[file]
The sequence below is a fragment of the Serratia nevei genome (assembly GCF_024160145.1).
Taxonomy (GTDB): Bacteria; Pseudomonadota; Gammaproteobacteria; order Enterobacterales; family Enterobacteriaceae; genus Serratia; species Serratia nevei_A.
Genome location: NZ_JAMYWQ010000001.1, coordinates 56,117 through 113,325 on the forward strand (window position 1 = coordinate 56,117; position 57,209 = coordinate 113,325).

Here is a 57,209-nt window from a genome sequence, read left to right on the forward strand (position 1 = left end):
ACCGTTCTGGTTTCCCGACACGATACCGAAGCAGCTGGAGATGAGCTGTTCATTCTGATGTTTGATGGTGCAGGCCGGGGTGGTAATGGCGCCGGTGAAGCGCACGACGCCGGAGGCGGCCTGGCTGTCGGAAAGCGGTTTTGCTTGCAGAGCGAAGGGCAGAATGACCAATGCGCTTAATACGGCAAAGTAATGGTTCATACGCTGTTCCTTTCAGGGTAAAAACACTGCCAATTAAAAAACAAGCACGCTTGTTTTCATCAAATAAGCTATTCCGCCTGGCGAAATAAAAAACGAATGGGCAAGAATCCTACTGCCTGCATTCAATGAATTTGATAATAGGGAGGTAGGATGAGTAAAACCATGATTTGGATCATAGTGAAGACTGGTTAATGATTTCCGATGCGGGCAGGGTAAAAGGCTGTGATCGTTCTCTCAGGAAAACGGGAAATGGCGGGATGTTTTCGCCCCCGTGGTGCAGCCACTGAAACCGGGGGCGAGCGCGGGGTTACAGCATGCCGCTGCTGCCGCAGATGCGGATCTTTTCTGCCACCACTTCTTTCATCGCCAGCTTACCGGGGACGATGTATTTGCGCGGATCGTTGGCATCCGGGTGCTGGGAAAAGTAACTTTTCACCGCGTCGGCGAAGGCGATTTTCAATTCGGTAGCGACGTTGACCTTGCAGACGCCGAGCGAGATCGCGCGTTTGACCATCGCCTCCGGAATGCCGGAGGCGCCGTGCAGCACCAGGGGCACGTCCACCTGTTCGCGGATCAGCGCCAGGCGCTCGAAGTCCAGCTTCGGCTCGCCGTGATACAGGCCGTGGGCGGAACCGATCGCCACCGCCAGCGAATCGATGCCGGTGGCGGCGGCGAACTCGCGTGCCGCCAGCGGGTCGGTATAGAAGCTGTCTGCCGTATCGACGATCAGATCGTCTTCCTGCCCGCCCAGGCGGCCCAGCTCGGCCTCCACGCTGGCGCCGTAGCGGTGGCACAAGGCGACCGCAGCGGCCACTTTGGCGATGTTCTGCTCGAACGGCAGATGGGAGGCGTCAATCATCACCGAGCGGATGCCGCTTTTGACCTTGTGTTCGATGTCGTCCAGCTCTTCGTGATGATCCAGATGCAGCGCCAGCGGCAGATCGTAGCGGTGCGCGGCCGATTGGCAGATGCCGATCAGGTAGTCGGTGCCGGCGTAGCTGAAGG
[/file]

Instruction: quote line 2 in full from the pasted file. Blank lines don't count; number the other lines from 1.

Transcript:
Taxonomy (GTDB): Bacteria; Pseudomonadota; Gammaproteobacteria; order Enterobacterales; family Enterobacteriaceae; genus Serratia; species Serratia nevei_A.